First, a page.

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Chinese users of the instant messenger Signal knew that the good times wouldn’t last long. The app, which is used for encrypted conversations, is unavailable in mainland China as of the morning of March 16, a test by TechCrunch shows. The website of the app has been banned in mainland China since March 15, according to censorship tracking website Greatfire.org.

Signal could not be immediately reached for comment.

The encrypted chat app was one of the few Western social networks that remained accessible in China without the use of a virtual private network. The likes of Facebook, Twitter and Instagram have long been blocked. In some way, a ban is a badge of honor, signifying a foreign app reaches a substantial user base in China that catches the attention of local authorities.

Signal is still available for download on Apple’s Chinese App Store as of March 16, an indication that Apple hasn’t received a government order to remove the app, which is gradually gaining ground among China’s tech-savvy, privacy-conscious users. The app has 4.9 out of 5 from 37,000 ratings on the Chinese App Store. Android stores in China are operated by third-party tech firms as Google Play is unavailable in the country.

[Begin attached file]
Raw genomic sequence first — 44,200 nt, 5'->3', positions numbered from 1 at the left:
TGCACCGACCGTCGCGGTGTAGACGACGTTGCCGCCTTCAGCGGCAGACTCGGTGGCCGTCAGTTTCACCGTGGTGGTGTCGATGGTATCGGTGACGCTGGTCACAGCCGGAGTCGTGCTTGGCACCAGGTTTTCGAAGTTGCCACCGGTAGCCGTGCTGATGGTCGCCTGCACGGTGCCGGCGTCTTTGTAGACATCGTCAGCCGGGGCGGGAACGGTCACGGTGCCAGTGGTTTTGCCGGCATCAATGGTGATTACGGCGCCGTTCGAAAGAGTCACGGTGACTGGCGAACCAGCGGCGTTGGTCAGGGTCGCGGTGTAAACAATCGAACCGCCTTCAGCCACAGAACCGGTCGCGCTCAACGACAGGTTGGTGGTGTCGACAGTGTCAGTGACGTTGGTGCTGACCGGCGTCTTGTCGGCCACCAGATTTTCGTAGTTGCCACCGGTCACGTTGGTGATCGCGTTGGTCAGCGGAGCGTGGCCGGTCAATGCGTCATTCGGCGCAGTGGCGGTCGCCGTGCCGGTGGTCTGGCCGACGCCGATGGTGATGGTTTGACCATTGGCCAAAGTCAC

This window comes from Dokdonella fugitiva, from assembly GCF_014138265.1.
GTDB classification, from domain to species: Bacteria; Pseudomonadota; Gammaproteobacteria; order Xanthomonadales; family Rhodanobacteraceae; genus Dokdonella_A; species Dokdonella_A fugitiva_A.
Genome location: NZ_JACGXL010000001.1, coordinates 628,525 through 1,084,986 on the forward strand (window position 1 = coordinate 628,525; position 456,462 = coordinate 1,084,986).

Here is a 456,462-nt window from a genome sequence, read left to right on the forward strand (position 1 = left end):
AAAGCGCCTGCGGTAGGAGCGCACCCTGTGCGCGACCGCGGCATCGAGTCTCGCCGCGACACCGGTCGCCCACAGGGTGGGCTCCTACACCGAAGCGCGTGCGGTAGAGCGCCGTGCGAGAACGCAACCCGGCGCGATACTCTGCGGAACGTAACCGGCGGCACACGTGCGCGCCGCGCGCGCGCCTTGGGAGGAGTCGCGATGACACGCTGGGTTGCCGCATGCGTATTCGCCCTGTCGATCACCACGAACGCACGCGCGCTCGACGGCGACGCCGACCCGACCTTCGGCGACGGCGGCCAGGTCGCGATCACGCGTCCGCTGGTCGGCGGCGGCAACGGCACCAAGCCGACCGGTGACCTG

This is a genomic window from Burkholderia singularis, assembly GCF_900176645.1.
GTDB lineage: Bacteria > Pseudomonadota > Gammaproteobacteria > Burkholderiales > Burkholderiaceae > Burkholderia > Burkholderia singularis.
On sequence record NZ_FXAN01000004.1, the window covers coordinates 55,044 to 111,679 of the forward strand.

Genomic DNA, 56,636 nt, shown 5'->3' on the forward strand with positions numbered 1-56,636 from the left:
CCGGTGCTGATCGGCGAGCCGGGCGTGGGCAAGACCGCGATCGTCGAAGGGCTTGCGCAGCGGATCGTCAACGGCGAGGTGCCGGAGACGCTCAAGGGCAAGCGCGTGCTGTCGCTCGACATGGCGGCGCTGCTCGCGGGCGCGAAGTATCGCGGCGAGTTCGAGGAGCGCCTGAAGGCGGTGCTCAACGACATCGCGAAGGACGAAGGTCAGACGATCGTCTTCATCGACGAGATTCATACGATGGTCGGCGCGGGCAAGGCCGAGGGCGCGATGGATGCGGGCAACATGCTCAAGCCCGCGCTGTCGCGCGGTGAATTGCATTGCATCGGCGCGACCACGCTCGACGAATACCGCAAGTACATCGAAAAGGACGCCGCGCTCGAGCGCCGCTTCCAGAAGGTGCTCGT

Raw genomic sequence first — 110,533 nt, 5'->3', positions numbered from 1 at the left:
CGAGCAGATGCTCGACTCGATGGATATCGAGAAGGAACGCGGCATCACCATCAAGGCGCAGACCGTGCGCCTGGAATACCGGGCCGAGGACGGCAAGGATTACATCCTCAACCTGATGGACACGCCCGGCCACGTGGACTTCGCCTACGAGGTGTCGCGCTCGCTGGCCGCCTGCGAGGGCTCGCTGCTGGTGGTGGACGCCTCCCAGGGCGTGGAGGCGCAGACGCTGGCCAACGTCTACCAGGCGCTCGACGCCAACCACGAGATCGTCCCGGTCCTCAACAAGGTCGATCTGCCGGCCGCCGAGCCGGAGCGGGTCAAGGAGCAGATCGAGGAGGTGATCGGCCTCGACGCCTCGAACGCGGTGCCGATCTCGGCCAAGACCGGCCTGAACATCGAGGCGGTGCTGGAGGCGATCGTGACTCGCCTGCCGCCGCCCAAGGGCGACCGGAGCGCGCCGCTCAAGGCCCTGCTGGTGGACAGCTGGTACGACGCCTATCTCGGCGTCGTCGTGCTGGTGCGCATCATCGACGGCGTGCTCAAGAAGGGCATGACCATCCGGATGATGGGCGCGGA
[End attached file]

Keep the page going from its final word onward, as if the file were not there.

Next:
China’s elaborate Great Firewall has made many internet users experts on censorship circumvention. Service bans are normally layered, as the Clubhouse case shows. While the drop-in audio app was unavailable on the Chinese App Store, users found ways to install it in foreign App Stores and used it freely without censorship-fighting tools until the app’s API was blocked. Even after that, China-based users realized they could listen once they entered a room through a VPN, as Clubhouse’s audio technology provider Agora remains accessible in China.

This post was first published on: TechCrunch